I was told in nap dreams yesterday to repeat this from the tail end of yesterday’s the work of the Devil in America post, which I sort of doubt will get me invited to speak at the next Southern Baptist Convention Annual Meeting:
From mi Lower Keys amiga Jan:
~Messages people forward to me about God and the Bible in schools are twisted to hell and back, passages are cherry picked out of context, agendas are pushed, and sometimes I reply to those forwards and sometimes I delete them, despite the predictable challenge at the bottom to forward it – otherwise, I am a devil-worshipper.
I couldn’t agree more. So true and so ridiculous. I generally erase those “forward me or else” comments before I forward them.
~I would be fine with the Bible, Old and New Testaments, and the Hebrew Scriptures, and the Koran, and the Buddhist and Hindu Scriptures, and the Taoist Scriptures, and other Scriptures being taught as history course in public schools, and being discussed in the workplace, if presented as history and not in the way Christians, in the main, today want to present the Bible in public schools and in the workplace. In all religions are admonitions against evil-doing, but you can bet Christians, in the main, believe all but they are going to die and burn in hell, and on they, on the other hand, will die and go to heaven. That horse shit I will never be okay with in public schools on in the workplace, nor will I ever be okay with public money being used to fund Christian schools.
Again, spot-on! I remember as a kid hearing my mom say that the family across the street were Catholics and they didn’t interpret the Bible “right” and were not going to heaven. So, let me get this straight. Depending on which continent, in which country, in which state, on which street and on which side of the road you grow up on and then, accepting what your parents told you is “the truth” makes all the difference. On another note, you’ll find this funny. On visiting Vatican City (OMG what a bunch of extravagant use of pilfered money that is!) hall upon hall of georgous carved marble statues had their penises whacked off. Some priest decided that they were sinful and took a sledge-hammer to them all. Made me chuckle at the ignorance at the time. Hey, it’s just all skin people. But, what a shame to destroy all that art.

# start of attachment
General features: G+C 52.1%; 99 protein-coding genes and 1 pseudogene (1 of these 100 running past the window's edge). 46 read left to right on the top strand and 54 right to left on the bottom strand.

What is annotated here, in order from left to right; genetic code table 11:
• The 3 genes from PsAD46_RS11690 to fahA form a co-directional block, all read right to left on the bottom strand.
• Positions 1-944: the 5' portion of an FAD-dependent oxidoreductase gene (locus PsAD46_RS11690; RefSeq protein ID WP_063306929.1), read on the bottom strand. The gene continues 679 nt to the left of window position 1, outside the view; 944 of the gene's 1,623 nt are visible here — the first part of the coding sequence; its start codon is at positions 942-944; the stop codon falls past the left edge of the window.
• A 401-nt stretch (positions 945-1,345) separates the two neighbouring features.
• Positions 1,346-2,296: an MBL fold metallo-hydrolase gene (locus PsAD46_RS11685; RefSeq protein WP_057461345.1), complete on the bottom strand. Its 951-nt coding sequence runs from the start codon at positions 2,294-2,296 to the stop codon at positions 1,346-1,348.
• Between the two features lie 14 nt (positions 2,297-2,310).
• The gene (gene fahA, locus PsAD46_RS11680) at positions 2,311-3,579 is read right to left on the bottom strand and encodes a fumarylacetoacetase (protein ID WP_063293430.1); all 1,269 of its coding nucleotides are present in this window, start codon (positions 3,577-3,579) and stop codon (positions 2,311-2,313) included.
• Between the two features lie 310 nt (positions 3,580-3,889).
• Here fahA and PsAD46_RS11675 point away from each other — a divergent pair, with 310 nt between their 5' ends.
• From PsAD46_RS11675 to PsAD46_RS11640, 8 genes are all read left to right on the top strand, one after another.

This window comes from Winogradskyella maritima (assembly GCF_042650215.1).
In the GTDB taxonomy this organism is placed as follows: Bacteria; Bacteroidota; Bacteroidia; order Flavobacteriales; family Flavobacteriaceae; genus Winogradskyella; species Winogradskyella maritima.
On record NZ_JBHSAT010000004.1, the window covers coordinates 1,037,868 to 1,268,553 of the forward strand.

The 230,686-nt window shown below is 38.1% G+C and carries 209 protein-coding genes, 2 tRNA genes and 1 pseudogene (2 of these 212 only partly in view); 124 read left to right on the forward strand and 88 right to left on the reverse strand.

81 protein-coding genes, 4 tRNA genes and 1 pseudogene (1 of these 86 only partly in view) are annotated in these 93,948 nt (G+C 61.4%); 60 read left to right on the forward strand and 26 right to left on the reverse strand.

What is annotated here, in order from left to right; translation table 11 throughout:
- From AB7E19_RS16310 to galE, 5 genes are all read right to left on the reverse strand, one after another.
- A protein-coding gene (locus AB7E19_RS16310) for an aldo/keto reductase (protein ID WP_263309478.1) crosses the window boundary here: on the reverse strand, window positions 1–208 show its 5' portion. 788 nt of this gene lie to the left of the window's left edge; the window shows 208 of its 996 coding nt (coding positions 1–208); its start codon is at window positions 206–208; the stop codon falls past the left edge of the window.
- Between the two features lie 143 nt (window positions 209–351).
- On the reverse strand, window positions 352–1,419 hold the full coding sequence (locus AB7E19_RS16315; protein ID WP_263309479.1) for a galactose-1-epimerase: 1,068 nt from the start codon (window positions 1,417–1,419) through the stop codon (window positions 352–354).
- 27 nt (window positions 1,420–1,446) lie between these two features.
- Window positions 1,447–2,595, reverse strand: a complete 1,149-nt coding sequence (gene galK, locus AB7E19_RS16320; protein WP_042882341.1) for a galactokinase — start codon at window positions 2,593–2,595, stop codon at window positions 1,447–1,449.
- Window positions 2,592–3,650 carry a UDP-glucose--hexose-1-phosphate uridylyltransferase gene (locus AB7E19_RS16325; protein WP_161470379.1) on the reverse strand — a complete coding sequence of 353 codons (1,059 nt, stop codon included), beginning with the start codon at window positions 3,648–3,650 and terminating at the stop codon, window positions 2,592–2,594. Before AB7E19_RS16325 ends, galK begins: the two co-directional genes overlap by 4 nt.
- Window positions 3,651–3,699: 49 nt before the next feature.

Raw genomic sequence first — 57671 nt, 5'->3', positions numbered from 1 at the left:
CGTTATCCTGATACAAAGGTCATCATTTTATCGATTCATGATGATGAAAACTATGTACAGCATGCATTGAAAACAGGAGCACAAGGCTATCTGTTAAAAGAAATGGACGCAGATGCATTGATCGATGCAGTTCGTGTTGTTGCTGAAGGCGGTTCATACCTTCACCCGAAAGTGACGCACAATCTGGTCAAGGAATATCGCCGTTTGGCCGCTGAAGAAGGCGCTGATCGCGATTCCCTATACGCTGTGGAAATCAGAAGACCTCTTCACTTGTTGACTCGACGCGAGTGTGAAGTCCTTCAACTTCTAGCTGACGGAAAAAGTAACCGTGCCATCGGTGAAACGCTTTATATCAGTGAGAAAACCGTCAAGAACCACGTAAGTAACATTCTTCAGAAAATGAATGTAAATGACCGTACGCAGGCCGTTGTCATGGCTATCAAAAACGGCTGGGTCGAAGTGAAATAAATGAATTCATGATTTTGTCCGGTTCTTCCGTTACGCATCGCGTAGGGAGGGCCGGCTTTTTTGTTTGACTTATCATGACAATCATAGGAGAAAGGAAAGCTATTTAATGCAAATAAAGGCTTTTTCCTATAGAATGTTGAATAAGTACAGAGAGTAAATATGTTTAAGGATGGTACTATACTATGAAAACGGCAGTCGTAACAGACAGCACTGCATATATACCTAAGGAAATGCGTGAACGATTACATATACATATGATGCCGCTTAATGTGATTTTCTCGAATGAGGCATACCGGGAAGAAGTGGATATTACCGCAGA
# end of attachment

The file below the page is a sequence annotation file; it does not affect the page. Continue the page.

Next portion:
I also was told in nap dreams yesterday to include this, which I had sent to Jan day before yesterday but did not include in yesterday’s post:
An author named Michael Gruber recently crossed my bow, clearly arranged by the angels mentioned above. I read four of his books now. [Tropic of Night, Valley of Bones, Night of the Jaguar, The Good Son]. I would love to see those four books be required reading in every American school, but Christians, in the main, would not stand for it, which you would understand why, if you read those books. Here is email correspondence with Michael today:
Me to Michael:
Re: The Night of the Jaguar Is there, or will there be, 4th Jimmy Paz novel?
Probably not. I never intended it to be an indefinite series, and much beyond three one essentially writes the same novel over and over. I find that tedious. I did it with the Karp & Marlene series of 15 novels and that was enough of that. Best
I guess we’ll never know, then, if his [Jimmy Paz’] psychiatrist wife ever became sane. I found all too familiar and all too amusing in that trilogy, and in The Good Son, how a few actually saw, and a few saw but denied they saw, and most saw and double, triple or even quadruple denied what they saw, to the extent they forgot they saw it. Am in correspondence recently with a North African shaman, perhaps French Morrocan extract, who eventually settled in Brazil. Have been thinking of asking her if she read The Night of the Jaguar, or can obtain it, and her response. You seem to absorb all you read and hear and are gifted at spinning intricate interesting yarns from it. Don’t know how you wrote someone else’s books, but then I suppose I do that myself and gather to my “pedigree” various labels for not saying it’s fiction. No reply requested or expected.